What does calibration entail?
In calibration, the relationship between the measured value of an output quantity and the corresponding value of the measured input quantity is determined under specified conditions. Simply put: comparison with a reference having the same units, which in measurement engineering means determining the measurement deviation returned by measurement equipment. Calibration does not entail technical intervention – such as adjustment – in the measurement equipment. With indicator measurement equipment, calibration determines the deviation between the measured value indicated and the correct value – or the reference value considered correct.
Calibrations are performed in order to ensure that the measurement equipment used indicates values having a known and documented proportionality to an internationally accepted standard for the quantity measured. The goal is that when measurements of the same quantities are performed by different parties, e.g., customer and supplier, comparable results are obtained. The prerequisite for this is that the measurement uncertainty—which is inherent in any measurement—must be known.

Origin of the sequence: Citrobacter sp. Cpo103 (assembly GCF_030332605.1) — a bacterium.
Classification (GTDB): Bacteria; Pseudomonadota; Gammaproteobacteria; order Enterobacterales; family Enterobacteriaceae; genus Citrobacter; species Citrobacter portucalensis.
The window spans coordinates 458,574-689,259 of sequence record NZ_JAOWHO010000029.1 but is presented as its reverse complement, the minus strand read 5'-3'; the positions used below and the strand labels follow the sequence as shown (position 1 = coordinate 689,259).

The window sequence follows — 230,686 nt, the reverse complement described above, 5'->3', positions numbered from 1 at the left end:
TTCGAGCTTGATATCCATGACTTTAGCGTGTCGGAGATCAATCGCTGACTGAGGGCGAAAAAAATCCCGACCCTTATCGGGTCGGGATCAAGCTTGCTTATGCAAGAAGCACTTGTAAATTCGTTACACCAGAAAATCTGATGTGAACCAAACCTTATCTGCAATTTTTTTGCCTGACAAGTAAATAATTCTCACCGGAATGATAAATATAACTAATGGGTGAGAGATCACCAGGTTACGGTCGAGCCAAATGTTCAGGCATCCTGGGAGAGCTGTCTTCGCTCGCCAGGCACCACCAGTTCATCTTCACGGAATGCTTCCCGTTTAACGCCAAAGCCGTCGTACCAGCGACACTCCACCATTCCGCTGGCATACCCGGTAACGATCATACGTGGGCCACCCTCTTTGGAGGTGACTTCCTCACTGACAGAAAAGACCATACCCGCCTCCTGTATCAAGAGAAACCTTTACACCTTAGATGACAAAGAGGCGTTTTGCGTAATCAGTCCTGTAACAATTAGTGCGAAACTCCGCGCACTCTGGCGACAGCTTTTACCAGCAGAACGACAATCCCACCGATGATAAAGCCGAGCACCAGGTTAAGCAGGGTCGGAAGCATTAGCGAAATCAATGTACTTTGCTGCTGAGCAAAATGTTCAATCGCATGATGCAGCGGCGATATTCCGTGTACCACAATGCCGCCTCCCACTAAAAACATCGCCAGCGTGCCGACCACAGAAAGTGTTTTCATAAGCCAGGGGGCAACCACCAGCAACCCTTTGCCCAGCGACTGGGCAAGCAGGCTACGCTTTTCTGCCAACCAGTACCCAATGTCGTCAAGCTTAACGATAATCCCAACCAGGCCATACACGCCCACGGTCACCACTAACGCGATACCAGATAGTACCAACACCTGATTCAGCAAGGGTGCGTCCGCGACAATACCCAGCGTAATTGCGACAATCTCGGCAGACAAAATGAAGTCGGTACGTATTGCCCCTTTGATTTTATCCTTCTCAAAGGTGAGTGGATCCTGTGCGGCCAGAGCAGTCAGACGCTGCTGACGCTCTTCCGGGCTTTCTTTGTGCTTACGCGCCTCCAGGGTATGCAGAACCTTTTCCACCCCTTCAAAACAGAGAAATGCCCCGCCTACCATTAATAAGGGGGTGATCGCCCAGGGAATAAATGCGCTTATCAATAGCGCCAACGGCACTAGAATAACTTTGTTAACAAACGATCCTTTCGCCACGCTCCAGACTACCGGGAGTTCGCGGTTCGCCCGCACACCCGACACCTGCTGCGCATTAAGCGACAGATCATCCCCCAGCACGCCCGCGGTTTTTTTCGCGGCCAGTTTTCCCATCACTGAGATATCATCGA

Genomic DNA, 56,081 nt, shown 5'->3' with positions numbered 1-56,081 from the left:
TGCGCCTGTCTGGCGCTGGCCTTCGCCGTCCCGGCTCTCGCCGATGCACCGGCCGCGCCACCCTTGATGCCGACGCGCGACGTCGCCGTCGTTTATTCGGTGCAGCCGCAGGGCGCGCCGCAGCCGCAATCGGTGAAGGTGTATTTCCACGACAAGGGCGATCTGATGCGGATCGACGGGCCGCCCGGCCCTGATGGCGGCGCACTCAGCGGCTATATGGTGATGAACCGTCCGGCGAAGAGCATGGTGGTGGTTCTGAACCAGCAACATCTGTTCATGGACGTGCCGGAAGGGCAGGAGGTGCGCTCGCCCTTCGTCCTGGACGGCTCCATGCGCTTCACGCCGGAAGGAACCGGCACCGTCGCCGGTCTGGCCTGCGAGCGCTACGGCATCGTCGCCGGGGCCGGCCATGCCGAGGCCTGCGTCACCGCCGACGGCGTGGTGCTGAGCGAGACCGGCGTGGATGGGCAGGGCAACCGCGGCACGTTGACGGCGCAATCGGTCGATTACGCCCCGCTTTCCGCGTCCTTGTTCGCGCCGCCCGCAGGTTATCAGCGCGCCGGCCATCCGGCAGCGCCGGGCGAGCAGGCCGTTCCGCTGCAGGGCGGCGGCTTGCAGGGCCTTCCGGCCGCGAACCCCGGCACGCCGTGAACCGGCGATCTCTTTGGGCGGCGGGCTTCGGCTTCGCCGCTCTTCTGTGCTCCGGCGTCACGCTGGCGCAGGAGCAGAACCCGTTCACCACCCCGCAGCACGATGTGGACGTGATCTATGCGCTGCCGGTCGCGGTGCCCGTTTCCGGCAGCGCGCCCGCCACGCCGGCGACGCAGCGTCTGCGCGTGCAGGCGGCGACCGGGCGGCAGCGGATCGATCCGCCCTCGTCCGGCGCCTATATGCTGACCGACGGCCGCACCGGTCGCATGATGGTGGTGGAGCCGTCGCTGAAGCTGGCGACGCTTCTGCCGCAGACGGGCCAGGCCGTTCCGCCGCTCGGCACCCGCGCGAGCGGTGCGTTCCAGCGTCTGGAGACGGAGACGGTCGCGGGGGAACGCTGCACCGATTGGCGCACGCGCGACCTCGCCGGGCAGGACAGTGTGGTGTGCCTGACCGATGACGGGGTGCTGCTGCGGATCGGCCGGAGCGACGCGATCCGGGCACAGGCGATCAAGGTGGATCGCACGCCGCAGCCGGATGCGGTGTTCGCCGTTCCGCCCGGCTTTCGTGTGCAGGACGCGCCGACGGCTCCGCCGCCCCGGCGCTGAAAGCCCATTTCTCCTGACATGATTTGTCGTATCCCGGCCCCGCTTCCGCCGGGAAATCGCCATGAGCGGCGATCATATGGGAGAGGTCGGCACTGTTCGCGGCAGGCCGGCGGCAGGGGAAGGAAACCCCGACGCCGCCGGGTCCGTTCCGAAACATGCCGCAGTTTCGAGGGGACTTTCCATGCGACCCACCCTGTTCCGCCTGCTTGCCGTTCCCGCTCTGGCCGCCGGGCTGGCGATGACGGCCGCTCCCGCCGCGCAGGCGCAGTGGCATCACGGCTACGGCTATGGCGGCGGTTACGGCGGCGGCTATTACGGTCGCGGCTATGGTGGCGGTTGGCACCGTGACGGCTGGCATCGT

Performing calibration leads to results and findings which provide a guide in better understanding and assessing the tolerances of measurement equipment.